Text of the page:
Where was I?

Oh, yes! Croquet!

For reasons that are simply too tiresome to go into now we arrived from England last year in possession of a box of composite croquet balls. No mallets! No hoops! No stake… In fact none of the other essentials of the noble game whatever.

Having – however – a lawn of appropriate dimensions (albeit one that has a distinct slope to one side and whose surface comprises rather more moss than it does grass) meant that the urge to be able to play a round or two grew slowly but steadily to the point at which it could no longer be denied.

Warned off by the (occasionally) helpful pundits on the InterWebNet I chose not to purchase a cheapie croquet set from Canadian Tyre, but instead did my research and located a source of ‘decent’ (if expensive) mallets and other accessories. Forthwith did we then invite friends from near and far to spend the day with us, with a view to engaging in a little light barbecuing and the christening of our croquet lawn.

The gentle reader will hardly need me to report that when came the day in question we were subjected to the one twenty four hour period of foul weather that has been experienced in these parts for the last several months. Rains deluged upon the lawns – winds whisked detritus from the trees and deposited same all over my lovingly prepared greensward.

“Ah!” – you cry (particularly should you hail from merrie England) – “But surely you didn’t let a little thing like the weather put you off?”

Of course not – don’t be silly! Croquet was played and – at the risk of immodestly blowing one’s own brass instrument – the honour of the home team was well and truly upheld.

The following day the sun returned to its rightful place in the cloudless skies and all was again well.

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Photo by Andy Dawson ReidIdioms

“Everything in the garden is rosy”

(British English, saying)everything is fine”

Oxford Learners’ Dictionary

A couple of weeks back I posted some snaps of the pleasant surprises that our recently acquired garden (yard!) has been bestowing upon us.

Sadly, not quite everything in our little corner of paradise was as gorgeous as those images may have suggested. There was one rather sorry strip just below our patio – about thirty feet wide by ten feet deep – that could only be described as ‘scrubland’.

This patch – which incorporates a fire-pit – may at one point have been graveled. Much of that covering had long since disappeared and whatever it was that remained clearly provided the perfect habitat for every possible variety of weed and couch grass known to man (and a few others for good measure).

As the spring progressed the presence of this eyesore became increasingly irritating until even this minimalist gardener could stand it no longer and decreed that action must be taken.

I spent a considerable portion of two days earlier this week removing the top surface of this blasted heath and winkling out as much weed root as I could bear to do. I discovered that not only was a fair chunk of our garden irrigation system just under the surface of this patch, but that it had several leaks, a couple of redundant spurs and was not laid in the optimal locations. All this was speedily remedied before I levelled the area and laid and pegged down a porous membrane across the whole patch – in the hope of at least keeping some of the weeds and grasses at bay.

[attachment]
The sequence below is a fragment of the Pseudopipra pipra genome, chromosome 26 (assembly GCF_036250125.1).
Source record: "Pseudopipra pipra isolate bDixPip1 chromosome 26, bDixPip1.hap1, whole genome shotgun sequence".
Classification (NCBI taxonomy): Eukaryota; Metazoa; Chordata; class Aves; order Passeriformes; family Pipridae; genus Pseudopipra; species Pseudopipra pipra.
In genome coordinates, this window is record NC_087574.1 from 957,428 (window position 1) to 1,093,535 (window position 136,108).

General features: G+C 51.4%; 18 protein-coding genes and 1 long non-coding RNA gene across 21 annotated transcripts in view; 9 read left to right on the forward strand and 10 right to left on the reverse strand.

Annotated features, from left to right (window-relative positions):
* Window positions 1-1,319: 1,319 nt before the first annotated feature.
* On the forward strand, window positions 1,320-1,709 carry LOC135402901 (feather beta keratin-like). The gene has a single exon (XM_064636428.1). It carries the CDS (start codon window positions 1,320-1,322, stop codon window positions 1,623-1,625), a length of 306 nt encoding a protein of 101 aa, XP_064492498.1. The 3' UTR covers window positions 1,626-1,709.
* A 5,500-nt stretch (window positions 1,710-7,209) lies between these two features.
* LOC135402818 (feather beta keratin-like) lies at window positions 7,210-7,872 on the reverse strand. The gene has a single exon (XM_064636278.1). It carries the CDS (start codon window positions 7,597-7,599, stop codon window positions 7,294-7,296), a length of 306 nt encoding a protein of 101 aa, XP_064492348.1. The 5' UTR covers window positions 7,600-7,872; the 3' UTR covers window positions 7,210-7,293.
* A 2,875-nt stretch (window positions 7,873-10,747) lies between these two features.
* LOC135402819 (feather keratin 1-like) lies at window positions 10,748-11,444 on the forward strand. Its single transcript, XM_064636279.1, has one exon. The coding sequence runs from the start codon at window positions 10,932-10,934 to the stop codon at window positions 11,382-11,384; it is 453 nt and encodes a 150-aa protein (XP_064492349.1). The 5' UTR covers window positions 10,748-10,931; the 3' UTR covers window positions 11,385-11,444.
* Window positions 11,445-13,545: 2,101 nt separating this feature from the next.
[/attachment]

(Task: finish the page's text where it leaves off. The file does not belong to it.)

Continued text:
Then it was hotfoot to my local supplier of aggregates – Peninsula Landscape Supplies – to order three yards of half inch clear crushed aggregate. I did this at around one o’clock on Thursday last and was delighted when it was delivered to our door shortly before three o’clock that same afternoon. Splendid service!

The dump pickup dropped the load as close to the patio as possible, but that was a good twenty five yards away. It was then down to me – armed only with a plastic wheelbarrow, a shovel and a rake – to transmute the resultant mountain into the rather splendid gravel strip that can be seen in the attached photo – and all before the Kickass Canada Girl arrived home from work!

If I tell you that three yards of aggregate weighs in the region of four and a half tons, you might understand why my body feels today rather as though it has been hit by particularly large truck.

I suspect it would have been considerably worse had I not been attending weights classes twice a week since September last. I knew that there was a reason for so doing…

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 “The only real voyage of discovery consists not in seeking new landscapes, but in having new eyes'”

Marcel Proust.*

For each ‘new’ garden (Canadian: yard!) that one inherits there is a marvelous, scary, joyous voyage of discovery – lasting a year – during which time is revealed all that lies concealed within. This earlier post told part of the story of our garden; the images below testify to the fact that there is never (thus far at any rate) a dull moment therein.

* What Proust actually wrote was:

“The only true voyage of discovery, the only fountain of Eternal Youth, would be not to visit strange lands but to possess other eyes, to behold the universe through the eyes of another, of a hundred others, to behold the hundred universes that each of them beholds, that each of them is; and this we can contrive with an Elstir, with a Vinteuil; with men like these we do really fly from star to star.”

Photo by Andy Dawson ReidPhoto by Andy Dawson ReidPhoto by Andy Dawson ReidPhoto by Andy Dawson ReidPhoto by Andy Dawson ReidPhoto by Andy Dawson Reid